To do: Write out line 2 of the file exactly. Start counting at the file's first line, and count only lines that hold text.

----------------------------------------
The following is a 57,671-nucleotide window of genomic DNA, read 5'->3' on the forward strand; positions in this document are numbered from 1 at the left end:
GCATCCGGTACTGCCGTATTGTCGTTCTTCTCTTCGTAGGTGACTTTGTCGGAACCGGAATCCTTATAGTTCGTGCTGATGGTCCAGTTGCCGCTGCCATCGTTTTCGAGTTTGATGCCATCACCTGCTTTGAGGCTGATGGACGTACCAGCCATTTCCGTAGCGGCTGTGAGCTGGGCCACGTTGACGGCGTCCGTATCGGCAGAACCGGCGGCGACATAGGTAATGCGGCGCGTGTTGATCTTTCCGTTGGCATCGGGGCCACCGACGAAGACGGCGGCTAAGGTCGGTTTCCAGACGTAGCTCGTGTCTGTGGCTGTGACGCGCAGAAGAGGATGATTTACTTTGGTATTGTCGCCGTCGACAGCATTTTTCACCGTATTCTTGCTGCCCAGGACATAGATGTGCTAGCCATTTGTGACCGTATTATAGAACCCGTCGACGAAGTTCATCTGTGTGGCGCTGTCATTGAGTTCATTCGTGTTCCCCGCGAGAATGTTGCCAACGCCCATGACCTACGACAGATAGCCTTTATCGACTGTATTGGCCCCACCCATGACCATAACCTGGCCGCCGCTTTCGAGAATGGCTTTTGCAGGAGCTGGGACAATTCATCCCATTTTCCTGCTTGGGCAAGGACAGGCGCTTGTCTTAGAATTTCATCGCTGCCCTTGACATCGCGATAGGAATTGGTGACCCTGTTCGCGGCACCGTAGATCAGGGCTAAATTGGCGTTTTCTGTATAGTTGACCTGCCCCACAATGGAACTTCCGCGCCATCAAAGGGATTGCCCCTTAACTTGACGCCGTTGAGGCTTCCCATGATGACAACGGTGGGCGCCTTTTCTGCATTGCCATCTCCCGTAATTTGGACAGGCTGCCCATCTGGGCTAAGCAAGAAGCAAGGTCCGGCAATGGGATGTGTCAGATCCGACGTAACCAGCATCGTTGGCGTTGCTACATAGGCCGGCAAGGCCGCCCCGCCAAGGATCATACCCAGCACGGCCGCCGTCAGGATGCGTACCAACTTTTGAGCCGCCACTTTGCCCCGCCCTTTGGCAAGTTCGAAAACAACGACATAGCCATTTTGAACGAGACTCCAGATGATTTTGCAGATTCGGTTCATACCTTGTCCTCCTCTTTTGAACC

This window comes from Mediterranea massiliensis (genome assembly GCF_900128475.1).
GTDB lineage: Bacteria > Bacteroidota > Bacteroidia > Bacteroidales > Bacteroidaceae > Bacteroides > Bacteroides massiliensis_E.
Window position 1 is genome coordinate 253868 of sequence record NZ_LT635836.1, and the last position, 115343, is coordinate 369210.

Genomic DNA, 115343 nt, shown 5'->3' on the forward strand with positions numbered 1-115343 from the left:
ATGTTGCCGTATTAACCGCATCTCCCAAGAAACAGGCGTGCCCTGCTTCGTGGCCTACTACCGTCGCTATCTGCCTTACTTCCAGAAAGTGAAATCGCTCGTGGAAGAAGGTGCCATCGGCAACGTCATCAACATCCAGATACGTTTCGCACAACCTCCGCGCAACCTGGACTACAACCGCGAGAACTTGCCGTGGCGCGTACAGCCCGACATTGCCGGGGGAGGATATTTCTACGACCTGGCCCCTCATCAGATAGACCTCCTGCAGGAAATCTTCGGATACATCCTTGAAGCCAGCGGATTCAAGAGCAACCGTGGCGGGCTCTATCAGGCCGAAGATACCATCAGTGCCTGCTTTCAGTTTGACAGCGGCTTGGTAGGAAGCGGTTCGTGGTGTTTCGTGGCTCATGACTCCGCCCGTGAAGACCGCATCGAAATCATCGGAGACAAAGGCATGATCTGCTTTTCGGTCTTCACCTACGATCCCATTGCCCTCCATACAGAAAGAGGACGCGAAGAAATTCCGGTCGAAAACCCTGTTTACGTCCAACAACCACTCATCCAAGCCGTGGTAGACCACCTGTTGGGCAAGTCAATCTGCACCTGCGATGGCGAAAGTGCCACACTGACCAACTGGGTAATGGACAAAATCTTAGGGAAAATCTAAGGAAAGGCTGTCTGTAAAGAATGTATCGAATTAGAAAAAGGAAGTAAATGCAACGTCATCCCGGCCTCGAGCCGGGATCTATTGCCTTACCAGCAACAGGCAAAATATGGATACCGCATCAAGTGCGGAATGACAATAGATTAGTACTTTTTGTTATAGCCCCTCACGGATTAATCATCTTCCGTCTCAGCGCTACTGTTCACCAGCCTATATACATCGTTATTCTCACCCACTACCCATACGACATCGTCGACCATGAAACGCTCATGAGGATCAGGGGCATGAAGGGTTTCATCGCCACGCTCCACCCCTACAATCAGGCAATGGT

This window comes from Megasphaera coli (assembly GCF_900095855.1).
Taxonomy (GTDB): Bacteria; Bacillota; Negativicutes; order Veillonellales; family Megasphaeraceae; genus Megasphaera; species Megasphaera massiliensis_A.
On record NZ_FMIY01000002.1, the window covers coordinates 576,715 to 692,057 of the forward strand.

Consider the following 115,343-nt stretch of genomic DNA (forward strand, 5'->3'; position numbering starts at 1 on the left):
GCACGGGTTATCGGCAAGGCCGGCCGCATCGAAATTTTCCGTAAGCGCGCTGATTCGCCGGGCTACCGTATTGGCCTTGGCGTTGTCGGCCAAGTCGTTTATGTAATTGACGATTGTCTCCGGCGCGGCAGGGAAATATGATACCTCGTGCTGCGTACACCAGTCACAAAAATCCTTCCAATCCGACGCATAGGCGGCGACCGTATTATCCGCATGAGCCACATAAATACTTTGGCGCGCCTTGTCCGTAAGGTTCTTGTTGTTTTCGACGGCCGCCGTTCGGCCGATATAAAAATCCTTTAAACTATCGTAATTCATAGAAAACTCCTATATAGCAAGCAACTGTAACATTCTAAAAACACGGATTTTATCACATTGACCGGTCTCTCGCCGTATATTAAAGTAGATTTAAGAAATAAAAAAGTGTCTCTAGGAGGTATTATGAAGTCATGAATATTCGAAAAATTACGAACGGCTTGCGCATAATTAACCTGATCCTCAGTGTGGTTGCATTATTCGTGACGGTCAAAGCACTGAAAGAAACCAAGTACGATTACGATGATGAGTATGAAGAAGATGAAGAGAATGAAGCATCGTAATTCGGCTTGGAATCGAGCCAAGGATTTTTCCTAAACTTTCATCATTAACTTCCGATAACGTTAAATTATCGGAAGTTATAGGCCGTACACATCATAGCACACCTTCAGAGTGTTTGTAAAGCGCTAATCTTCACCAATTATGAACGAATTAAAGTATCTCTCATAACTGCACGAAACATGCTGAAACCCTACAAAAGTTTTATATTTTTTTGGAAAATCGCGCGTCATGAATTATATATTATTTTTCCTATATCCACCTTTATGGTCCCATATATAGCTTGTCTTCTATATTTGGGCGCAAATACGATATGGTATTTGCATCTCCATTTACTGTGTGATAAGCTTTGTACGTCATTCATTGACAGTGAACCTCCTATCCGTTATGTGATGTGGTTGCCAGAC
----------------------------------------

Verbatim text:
GCATCCGGTACTGCCGTATTGTCGTTCTTCTCTTCGTAGGTGACTTTGTCGGAACCGGAATCCTTATAGTTCGTGCTGATGGTCCAGTTGCCGCTGCCATCGTTTTCGAGTTTGATGCCATCACCTGCTTTGAGGCTGATGGACGTACCAGCCATTTCCGTAGCGGCTGTGAGCTGGGCCACGTTGACGGCGTCCGTATCGGCAGAACCGGCGGCGACATAGGTAATGCGGCGCGTGTTGATCTTTCCGTTGGCATCGGGGCCACCGACGAAGACGGCGGCTAAGGTCGGTTTCCAGACGTAGCTCGTGTCTGTGGCTGTGACGCGCAGAAGAGGATGATTTACTTTGGTATTGTCGCCGTCGACAGCATTTTTCACCGTATTCTTGCTGCCCAGGACATAGATGTGCTAGCCATTTGTGACCGTATTATAGAACCCGTCGACGAAGTTCATCTGTGTGGCGCTGTCATTGAGTTCATTCGTGTTCCCCGCGAGAATGTTGCCAACGCCCATGACCTACGACAGATAGCCTTTATCGACTGTATTGGCCCCACCCATGACCATAACCTGGCCGCCGCTTTCGAGAATGGCTTTTGCAGGAGCTGGGACAATTCATCCCATTTTCCTGCTTGGGCAAGGACAGGCGCTTGTCTTAGAATTTCATCGCTGCCCTTGACATCGCGATAGGAATTGGTGACCCTGTTCGCGGCACCGTAGATCAGGGCTAAATTGGCGTTTTCTGTATAGTTGACCTGCCCCACAATGGAACTTCCGCGCCATCAAAGGGATTGCCCCTTAACTTGACGCCGTTGAGGCTTCCCATGATGACAACGGTGGGCGCCTTTTCTGCATTGCCATCTCCCGTAATTTGGACAGGCTGCCCATCTGGGCTAAGCAAGAAGCAAGGTCCGGCAATGGGATGTGTCAGATCCGACGTAACCAGCATCGTTGGCGTTGCTACATAGGCCGGCAAGGCCGCCCCGCCAAGGATCATACCCAGCACGGCCGCCGTCAGGATGCGTACCAACTTTTGAGCCGCCACTTTGCCCCGCCCTTTGGCAAGTTCGAAAACAACGACATAGCCATTTTGAACGAGACTCCAGATGATTTTGCAGATTCGGTTCATACCTTGTCCTCCTCTTTTGAACC